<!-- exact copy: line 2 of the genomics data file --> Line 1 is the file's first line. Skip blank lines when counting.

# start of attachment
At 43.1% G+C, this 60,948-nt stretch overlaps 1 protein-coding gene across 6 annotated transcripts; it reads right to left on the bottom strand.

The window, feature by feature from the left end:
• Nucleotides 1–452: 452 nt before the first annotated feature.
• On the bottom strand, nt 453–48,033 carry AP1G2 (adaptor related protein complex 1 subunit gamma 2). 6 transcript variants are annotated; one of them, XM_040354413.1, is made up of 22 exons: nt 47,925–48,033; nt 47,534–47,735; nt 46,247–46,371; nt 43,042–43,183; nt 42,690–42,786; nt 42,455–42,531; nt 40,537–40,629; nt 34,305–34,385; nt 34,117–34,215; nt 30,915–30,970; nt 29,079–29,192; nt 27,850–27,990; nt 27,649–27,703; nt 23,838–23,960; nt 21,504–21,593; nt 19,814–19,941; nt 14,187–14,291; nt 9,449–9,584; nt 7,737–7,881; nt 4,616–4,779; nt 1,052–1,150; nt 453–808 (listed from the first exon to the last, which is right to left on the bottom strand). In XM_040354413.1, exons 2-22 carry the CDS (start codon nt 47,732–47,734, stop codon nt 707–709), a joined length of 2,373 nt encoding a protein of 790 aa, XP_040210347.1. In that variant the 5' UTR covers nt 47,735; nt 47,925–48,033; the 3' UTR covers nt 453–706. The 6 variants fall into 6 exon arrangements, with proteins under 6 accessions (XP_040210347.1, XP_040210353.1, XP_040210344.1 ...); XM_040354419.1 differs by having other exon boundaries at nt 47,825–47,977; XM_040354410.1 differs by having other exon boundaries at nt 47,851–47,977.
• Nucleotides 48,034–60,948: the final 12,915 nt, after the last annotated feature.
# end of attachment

The window, feature by feature from the left end: